Historically, monogamy has served many different purposes. Some of those purposes are now obsolete. For example, one major purpose of monogamy historically was to let men know which children were genetically theirs. Nowadays we have paternity tests that can establish this without monogamy. But monogamy continues to serve other purposes that are not obsolete. If practiced honestly, monogamy is helpful for preventing STD transmission. Monogamy can create a different emotional dynamic in a relationship, which may either increase or decrease the stability of the relationship, depending on the relationship needs of the individual people. Many people seem to feel that monogamy provides a greater sense of security, possibly at the expense of some loss of excitement. These assertions are debatable; monogamy means different things to different people. But the alternatives to monogamy tend to look significantly different in modern, liberal cultures or subcultures than in ancient, conservative ones.
Modern, liberal polyamory encompasses many different forms of plural relationships, but relationships approximating polygyny do not appear to me to be an especially common form. The most common form I see is more along the lines of "free love," with everyone in the relationship considered free to form relationships with anyone else they want to, which does not appear to lend itself to creating an underclass of men who can't find spouses. I'm not sure, though, how many of these sorts of poly people would actually want to get married; it appears to me that for many of them, an absence of formal commitment is part of the appeal of polyamory. But this could also have been said of some gay people, and I think the question of how many polyamorous people actually want to get married should not be considered relevant to the question of what right we have to deprive polyamorous people who do want to marry from doing so.
Granting legal recognition to plural marriages is much more complicated than granting legal recognition to same-sex marriages, because plural marriages raise a lot more issues that aren't addressed in existing marriage law, that we would have to figure out how to address. Just to name a few: Should married people need their spouses' permission to marry again? What should be the default legal relationship, if any, that your spouses' spouses should be considered to have with you for purposes such as inheritance and medical decision-making, in the absence of a will or a living will? You cannot be compelled to testify in court against your own spouse; should it be possible to compel you to testify against your spouse's spouse? Should the spousal Social Security benefits of a person with multiple spouses be divided evenly among the spouses and thus reduced from the amount that a monogamous person's one spouse would receive?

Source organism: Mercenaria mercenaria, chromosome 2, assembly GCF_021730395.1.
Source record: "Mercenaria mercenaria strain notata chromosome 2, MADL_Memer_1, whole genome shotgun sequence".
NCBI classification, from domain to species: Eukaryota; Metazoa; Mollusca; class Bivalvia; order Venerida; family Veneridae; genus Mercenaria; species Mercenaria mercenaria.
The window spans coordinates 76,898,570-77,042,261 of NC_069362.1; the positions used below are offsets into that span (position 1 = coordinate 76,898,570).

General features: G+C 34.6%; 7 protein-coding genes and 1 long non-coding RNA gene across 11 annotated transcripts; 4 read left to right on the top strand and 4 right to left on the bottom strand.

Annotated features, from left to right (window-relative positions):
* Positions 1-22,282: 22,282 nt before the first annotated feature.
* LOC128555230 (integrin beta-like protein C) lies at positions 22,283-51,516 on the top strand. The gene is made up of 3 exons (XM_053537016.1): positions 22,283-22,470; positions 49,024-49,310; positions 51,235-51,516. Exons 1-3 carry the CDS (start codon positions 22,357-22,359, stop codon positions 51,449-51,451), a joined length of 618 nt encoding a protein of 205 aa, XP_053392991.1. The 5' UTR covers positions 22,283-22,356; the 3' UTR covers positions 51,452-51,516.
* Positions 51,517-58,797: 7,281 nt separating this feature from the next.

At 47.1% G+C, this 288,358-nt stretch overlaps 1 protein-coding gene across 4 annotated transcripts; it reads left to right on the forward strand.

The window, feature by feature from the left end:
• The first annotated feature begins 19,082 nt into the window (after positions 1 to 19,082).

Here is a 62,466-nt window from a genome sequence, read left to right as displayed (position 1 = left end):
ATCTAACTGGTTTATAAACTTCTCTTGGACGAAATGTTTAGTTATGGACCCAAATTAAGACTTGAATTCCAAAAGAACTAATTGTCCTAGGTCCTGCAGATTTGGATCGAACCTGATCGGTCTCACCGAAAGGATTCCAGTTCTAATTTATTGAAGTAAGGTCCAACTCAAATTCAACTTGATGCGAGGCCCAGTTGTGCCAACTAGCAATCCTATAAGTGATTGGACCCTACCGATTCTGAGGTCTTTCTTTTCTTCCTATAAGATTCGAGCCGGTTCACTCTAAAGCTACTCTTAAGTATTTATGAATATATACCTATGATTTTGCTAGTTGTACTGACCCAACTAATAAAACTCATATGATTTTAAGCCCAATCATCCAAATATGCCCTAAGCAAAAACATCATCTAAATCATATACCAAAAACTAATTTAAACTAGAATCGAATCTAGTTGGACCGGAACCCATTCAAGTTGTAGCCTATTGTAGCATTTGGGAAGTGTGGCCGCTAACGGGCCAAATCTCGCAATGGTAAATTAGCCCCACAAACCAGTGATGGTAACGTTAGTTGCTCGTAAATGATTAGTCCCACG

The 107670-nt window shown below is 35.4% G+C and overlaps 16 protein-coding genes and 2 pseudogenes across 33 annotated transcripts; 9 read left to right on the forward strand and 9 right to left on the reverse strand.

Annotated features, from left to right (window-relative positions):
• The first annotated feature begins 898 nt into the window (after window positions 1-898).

No movement for legal recognition of plural marriages is likely to be able to gather much momentum until a fairly clear consensus is formed about how to answer these sorts of questions. How can people decide to enthusiastically fight for something until they have a fairly clear idea of what the thing they're fighting for is likely to look like? So this is a conversation that poly people need to start having, if poly people care about marriage rights. And the way in which poly people decide to answer these sorts of questions can help either validate or address and resolve Jonathan Rauch's concerns.
Personally, having been deprived for gender-based reasons of the right to marry, I am extremely uncomfortable with the idea of depriving anyone of the right to marry for numbers-based reasons. I am, I suppose, a big-government liberal: I tend to think that government regulation is valuable. Of course, the government can and often does regulate many things badly, and the government's previous restriction of marriage to opposite-sex couples was an example of the government regulating marriage badly. (Also of course, I am not advocating rushing people into marriage against their will; I am advocating that people should be allowed to choose when and whether to invite the government to regulate their relationships.) Still, I do not think that a deregulated, anarchist appoarch to marriage is ideal. Government regulation helps mediate the division of assets in hostile divorces and hostile inheritance situations. Government regulation helps homemakers who've sacrificed their career prospects for their spouses' sakes receive some compensation. Government regulation helps, in general, to somewhat protect the interests of the most vulnerable people whose interests might be more thoroughly trampled on in the absence of government regulation. So I would really like to see the poly community take an interest in pushing for marriage rights and deciding on what those marriage rights should look like.
But I am not poly, so I am not in a good position to lead this discussion. I just want to say that I hope some good leaders show up who do start this discussion soon, because if the poly community sorts out what it wants and presents a clear vision of what poly marriage rights should look like, I hope to be able to support them.